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The deep learning dive: how cells regulate division

June 06, 2019

Combining tissue imaging and artificial intelligence, Hollings Cancer Center researchers at the Medical University of South Carolina probed deeper into how cell division cycles are regulated, in this study released online in the May 2019 issue of Cell Reports.

Addressing a long unanswered question of how cell division is controlled during development and normal maintenance in multicellular organisms, Maria Cuitino, Ph.D., and colleagues used animal models and applied deep learning tools to measure protein levels and expose cellular mechanisms that previously could only be estimated by cell culture systems. The findings begin to identify the possible early events associated with uncontrolled cell division, a key step in the early progression to cancer.

Past research revealed which molecules direct cells to divide or not divide, but this left many scientific gaps. Since bodies are made up of many different types of cells that come together to form complex organs, studying the whole body at once can be very complicated, but also can be very exciting and revealing, says Gustavo Leone, Ph.D., Hollings Cancer Center director and corresponding author on the study.

Previous studies that looked at individual cells in in vitro cell culture systems provided basic answers to the biology going on inside the cell but missed the interactions that occur when all of the cells are working together to form organs. Leone and his team's findings confirmed at least 80% of the previous knowledge derived from cell culture systems and addressed new important questions that needed to be answered.

"Not knowing when and where "on and off" switches for cell division are expressed is like having paint with no canvas. Now we have the canvas, and thus the cellular context, for how these proteins behave within cells in the body," Leone says.

The five-year project probed "when" and "where" a critical family of transcription factor proteins (E2F family) is expressed in mammalian cells. Mammals have at least nine different E2F transcription factors that have either activation (on) or repressive (off) functions. All units within cells must work properly to make a functioning organ. "Our DNA provides the code to make the multiple proteins, which are the functional units of our cells. Transcription is the first biological process that makes proteins from DNA, and transcription factors are the on and off switches for this process," Leone explains.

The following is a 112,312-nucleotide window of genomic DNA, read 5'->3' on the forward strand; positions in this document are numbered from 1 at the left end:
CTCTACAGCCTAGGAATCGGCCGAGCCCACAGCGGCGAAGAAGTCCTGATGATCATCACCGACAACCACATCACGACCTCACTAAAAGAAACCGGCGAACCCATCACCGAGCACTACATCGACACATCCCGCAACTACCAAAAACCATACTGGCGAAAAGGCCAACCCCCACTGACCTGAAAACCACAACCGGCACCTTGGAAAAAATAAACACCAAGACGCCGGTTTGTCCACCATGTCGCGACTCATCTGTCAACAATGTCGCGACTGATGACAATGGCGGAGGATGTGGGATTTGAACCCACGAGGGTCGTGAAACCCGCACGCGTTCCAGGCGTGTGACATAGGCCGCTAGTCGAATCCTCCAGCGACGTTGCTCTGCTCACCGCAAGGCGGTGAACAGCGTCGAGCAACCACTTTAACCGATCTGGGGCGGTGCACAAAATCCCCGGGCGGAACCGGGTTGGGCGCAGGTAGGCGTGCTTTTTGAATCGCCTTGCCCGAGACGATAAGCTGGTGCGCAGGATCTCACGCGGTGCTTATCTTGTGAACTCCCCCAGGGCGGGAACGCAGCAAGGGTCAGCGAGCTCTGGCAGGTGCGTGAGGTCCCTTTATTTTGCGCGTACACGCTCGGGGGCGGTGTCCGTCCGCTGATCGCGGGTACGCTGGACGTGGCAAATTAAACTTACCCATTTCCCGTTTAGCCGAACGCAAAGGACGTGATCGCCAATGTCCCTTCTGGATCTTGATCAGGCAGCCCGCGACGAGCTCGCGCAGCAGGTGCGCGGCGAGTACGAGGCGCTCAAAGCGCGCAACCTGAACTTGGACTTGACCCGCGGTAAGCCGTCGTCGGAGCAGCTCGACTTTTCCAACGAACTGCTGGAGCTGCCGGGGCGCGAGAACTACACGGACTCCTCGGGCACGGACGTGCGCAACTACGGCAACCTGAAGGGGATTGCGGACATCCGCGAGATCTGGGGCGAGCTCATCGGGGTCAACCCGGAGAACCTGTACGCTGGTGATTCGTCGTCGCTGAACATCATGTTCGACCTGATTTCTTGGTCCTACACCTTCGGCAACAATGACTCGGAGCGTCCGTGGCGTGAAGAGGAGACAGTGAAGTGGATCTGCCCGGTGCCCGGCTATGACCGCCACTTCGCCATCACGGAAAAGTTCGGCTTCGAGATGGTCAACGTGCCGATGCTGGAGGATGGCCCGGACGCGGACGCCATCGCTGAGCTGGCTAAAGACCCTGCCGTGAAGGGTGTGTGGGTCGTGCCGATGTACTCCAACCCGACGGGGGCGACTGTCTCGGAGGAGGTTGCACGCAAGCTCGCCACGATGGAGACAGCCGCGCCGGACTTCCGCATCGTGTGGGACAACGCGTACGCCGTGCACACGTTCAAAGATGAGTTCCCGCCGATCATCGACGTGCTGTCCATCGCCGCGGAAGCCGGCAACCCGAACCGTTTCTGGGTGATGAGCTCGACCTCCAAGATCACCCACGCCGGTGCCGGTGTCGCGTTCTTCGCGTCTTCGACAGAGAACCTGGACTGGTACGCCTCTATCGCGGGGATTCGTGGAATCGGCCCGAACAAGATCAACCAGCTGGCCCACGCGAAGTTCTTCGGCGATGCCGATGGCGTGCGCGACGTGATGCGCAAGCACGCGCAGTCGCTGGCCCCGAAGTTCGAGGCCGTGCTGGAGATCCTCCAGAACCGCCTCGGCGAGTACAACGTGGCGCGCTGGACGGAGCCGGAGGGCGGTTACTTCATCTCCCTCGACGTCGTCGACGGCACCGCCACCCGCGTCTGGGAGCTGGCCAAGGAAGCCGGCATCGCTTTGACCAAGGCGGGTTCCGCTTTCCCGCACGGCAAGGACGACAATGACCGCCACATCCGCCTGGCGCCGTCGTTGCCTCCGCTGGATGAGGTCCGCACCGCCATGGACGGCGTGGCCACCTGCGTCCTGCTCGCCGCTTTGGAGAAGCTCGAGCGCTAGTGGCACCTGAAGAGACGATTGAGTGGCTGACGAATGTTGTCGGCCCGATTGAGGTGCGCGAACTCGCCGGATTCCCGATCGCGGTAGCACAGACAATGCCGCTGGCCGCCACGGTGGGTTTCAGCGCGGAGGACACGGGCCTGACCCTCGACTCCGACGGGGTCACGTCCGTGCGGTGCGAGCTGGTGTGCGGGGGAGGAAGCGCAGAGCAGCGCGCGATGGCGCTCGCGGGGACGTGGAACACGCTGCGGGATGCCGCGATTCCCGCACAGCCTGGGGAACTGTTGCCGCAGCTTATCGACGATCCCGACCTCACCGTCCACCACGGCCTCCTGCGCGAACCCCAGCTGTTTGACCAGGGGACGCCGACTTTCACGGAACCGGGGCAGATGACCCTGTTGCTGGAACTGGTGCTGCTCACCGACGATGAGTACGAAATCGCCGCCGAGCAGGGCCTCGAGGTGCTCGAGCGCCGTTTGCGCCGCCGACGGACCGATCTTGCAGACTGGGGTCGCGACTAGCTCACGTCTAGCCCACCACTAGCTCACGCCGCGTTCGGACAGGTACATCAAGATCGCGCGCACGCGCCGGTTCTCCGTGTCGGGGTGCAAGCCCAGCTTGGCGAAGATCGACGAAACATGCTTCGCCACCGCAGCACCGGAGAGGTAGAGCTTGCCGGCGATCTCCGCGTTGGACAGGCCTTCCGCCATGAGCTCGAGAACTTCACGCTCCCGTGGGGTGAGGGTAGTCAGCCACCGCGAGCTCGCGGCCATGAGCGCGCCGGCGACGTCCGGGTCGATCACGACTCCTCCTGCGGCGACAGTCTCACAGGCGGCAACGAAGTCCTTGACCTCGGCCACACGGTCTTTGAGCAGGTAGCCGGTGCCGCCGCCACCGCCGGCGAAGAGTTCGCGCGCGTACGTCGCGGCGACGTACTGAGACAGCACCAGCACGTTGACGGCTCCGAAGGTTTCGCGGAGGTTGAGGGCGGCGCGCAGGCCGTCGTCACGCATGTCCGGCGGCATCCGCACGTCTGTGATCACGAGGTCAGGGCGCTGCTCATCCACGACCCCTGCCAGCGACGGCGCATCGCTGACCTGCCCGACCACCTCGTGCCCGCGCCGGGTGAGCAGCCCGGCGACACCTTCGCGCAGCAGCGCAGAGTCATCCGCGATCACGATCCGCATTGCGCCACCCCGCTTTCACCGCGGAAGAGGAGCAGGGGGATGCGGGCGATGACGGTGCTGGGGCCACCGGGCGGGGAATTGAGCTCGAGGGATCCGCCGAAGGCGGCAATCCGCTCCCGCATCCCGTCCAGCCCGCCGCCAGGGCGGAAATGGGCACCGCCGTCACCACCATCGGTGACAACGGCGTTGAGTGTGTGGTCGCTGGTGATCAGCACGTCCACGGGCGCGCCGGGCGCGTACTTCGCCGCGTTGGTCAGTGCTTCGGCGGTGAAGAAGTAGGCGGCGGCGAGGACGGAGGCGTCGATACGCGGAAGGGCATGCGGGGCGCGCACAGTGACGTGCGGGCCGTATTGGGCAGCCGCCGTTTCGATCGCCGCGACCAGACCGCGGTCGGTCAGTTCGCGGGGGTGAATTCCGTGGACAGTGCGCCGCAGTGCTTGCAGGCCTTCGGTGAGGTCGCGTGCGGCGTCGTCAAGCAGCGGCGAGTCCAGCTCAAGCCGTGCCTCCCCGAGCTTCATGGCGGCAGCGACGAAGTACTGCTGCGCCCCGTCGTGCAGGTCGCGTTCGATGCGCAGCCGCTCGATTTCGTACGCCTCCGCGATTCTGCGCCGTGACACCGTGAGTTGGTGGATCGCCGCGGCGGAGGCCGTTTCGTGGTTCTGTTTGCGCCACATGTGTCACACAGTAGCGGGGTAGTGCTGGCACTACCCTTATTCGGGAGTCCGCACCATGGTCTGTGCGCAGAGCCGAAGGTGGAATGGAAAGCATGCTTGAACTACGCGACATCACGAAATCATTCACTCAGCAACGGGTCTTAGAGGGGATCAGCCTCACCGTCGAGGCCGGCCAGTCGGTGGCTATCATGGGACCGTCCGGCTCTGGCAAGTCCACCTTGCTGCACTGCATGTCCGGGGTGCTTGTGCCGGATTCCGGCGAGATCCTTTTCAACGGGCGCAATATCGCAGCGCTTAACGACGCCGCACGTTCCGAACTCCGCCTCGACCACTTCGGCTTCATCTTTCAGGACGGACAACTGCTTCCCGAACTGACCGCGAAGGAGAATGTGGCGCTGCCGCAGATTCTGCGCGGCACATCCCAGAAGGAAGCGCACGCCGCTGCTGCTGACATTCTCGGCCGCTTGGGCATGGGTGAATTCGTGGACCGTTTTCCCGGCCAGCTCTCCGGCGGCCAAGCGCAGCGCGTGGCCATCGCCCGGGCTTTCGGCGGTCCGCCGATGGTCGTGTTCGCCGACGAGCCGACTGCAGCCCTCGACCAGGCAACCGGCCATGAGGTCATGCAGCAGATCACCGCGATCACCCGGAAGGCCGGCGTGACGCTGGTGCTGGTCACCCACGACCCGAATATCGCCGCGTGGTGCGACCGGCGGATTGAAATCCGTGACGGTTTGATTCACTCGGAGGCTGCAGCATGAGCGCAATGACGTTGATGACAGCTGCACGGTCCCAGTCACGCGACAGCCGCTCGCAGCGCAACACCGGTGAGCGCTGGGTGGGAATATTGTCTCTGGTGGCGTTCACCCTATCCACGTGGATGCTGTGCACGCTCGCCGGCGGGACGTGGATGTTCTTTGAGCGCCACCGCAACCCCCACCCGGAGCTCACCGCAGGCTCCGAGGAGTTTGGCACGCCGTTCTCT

Cancer is one of the most common diseases that occurs when cells multiply in an uncontrolled manner. Understanding the on and off switches, the transcriptions factors, is essential to understand disease processes like cancer.

Instead of studying cell division regulation in cultured cells (or in vitro), the researchers used a whole-organism approach. Two major discoveries were made in this study. The most surprising discovery during this work was that the same E2F family of proteins are organized into two modules that work similarly in all cell types and organs in our bodies. "So it appears that a universal mechanism has evolved to control cell divisions, regardless of the diversity of cell types existing in our bodies," he says.

The second discovery was the development of tools that allow this level of precision in the analysis of proteins in complex tissues. Critical to the artificial tools developed in this study was Hollings Cancer Center researcher Thierry Pecot, Ph.D. "To be able to develop the tools that can detect the infrequent presence of transcription factors in every cell and quantify them is both clinically and biologically relevant," Pecot says.

The Leone lab harnessed the power of artificial intelligence to quantify transcription factors across numerous cells in mouse tissues. While deep learning-based tools have been used for medical imaging before, it was not advanced enough to recognize individual cells in microscopic images within tissues/organs. The technology used by the lab is similar to how self-driving cars recognize objects on the street and allowed the identification of individual cells.